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One of the employees' strongest complaints was the state of their physical plant.
Re-Sharpen Your Pencils
The employee satisfaction survey is right around the corner. It's time again to make your mark.
When employees on the East Baltimore campus complained about limited mealtime choices, Hopkins opened two new eateries-Asian Café and Subway. Next up: a "wings-to-go" program and two-week hot food menu rotation in the main cafeteria.

While planners and architects are busy sketching out the physical characteristics of Hopkins' medical campuses of the future, others are attending to what human resources specialists call its "most valuable resource"-its employees.
In June 2001, leaders at every component of Johns Hopkins Medicine asked their staffs to weigh in on a host of common workplace concerns. The confidential, 120-question survey asked for opinions on pay and benefits, advancement opportunities, the qualifications of supervisors, and employees' views on parking and food services.

Over the past 18 months, the questionnaires (some 6,500 at Hopkins Hospital and School of Medicine alone) have been analyzed and acted upon, not only by Hopkins leaders but also by department directors who've compiled their own "action plans."
What's happened since then? Not an insignificant amount of progress, considering that making changes in an organization as complex as Hopkins can sometimes feel like steering the Titanic.

At Hopkins Hospital and Health System Corporation, where only 46 percent of employees reported satisfaction with benefits, a slew of new perks was introduced, including tuition for dependents, long-term care coverage, a college savings program, domestic partner benefits and PTO improvements. Retirement benefits, one of the biggest dissatisfiers among Hospital and Health System Corporation employees, were beefed up by improving the employee pension formula and by adding a matching contribution by Hopkins to non-union employees' 403(b) plans.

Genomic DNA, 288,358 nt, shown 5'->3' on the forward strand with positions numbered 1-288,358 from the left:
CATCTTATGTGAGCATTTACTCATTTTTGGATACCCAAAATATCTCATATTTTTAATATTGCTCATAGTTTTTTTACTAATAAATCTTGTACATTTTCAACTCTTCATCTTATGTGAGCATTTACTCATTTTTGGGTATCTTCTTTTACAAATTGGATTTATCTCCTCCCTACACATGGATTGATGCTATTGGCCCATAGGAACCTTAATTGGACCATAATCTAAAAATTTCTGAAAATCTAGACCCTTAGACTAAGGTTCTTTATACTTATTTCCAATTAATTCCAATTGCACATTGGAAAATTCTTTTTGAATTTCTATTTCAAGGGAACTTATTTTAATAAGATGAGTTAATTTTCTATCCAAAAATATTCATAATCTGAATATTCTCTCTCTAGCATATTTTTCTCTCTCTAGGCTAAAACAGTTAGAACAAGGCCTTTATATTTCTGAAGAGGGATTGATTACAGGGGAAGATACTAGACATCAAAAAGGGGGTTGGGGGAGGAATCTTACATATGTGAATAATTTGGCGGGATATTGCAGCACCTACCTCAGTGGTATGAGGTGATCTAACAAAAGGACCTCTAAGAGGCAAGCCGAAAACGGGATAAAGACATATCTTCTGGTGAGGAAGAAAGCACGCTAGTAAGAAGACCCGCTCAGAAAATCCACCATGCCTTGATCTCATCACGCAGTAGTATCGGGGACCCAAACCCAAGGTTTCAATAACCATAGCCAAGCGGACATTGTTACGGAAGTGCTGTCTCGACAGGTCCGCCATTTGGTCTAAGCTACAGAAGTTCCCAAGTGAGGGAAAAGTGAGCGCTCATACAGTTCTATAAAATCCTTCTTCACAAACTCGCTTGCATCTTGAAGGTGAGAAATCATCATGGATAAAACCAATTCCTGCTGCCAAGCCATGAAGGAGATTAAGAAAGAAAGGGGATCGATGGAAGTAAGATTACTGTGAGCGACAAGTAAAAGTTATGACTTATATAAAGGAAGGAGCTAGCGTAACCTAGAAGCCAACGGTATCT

Although the School of Medicine is a separate organization with its own policies and procedures, many of its responses to the survey overlapped with Hopkins Hospital's under the umbrella of Johns Hopkins Medicine. Those include everything from more funding for patient safety initiatives to new eateries like Subway. Perhaps most significant is the School's new in-grade salary adjustment policy, an alternative way for employees to move up the pay scale.

Now, from Feb. 3 to 14*, Hopkins is checking in with its employees again. Much as it would like to, the organization cannot grant every wish. "We must prioritize how we spend our limited budget to provide the maximum benefit for the most employees," says Ronald Peterson, president of The Johns Hopkins Hospital and Health System.

Hopkins hopes to improve its scores this month, even if it doesn't get skyrocketing bar graphs. It does, however, expect better participation. In 2001, 40 percent of School of Medicine and 50 percent of Hospital/Health System Corporation employees took the hour to complete the survey.